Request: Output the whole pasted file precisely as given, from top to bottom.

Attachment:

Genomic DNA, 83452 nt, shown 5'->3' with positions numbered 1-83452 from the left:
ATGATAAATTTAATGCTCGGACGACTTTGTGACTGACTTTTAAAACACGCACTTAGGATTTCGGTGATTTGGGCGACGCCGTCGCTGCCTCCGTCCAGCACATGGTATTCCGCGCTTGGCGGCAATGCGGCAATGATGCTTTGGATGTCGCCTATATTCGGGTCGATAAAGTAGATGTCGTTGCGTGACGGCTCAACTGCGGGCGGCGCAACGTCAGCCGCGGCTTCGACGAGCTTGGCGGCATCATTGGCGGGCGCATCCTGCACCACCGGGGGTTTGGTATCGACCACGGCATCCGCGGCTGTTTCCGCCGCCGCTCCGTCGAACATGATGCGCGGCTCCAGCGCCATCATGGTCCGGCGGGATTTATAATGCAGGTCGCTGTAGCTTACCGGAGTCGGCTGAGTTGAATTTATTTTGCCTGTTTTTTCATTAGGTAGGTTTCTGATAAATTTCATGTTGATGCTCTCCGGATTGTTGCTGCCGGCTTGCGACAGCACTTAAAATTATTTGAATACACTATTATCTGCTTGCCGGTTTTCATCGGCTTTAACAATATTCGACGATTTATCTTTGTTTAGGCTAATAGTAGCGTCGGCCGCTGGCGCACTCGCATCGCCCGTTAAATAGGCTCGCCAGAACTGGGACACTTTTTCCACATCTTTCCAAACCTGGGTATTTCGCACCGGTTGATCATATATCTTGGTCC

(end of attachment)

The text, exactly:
Genomic DNA, 83452 nt, shown 5'->3' with positions numbered 1-83452 from the left:
ATGATAAATTTAATGCTCGGACGACTTTGTGACTGACTTTTAAAACACGCACTTAGGATTTCGGTGATTTGGGCGACGCCGTCGCTGCCTCCGTCCAGCACATGGTATTCCGCGCTTGGCGGCAATGCGGCAATGATGCTTTGGATGTCGCCTATATTCGGGTCGATAAAGTAGATGTCGTTGCGTGACGGCTCAACTGCGGGCGGCGCAACGTCAGCCGCGGCTTCGACGAGCTTGGCGGCATCATTGGCGGGCGCATCCTGCACCACCGGGGGTTTGGTATCGACCACGGCATCCGCGGCTGTTTCCGCCGCCGCTCCGTCGAACATGATGCGCGGCTCCAGCGCCATCATGGTCCGGCGGGATTTATAATGCAGGTCGCTGTAGCTTACCGGAGTCGGCTGAGTTGAATTTATTTTGCCTGTTTTTTCATTAGGTAGGTTTCTGATAAATTTCATGTTGATGCTCTCCGGATTGTTGCTGCCGGCTTGCGACAGCACTTAAAATTATTTGAATACACTATTATCTGCTTGCCGGTTTTCATCGGCTTTAACAATATTCGACGATTTATCTTTGTTTAGGCTAATAGTAGCGTCGGCCGCTGGCGCACTCGCATCGCCCGTTAAATAGGCTCGCCAGAACTGGGACACTTTTTCCACATCTTTCCAAACCTGGGTATTTCGCACCGGTTGATCATATATCTTGGTCC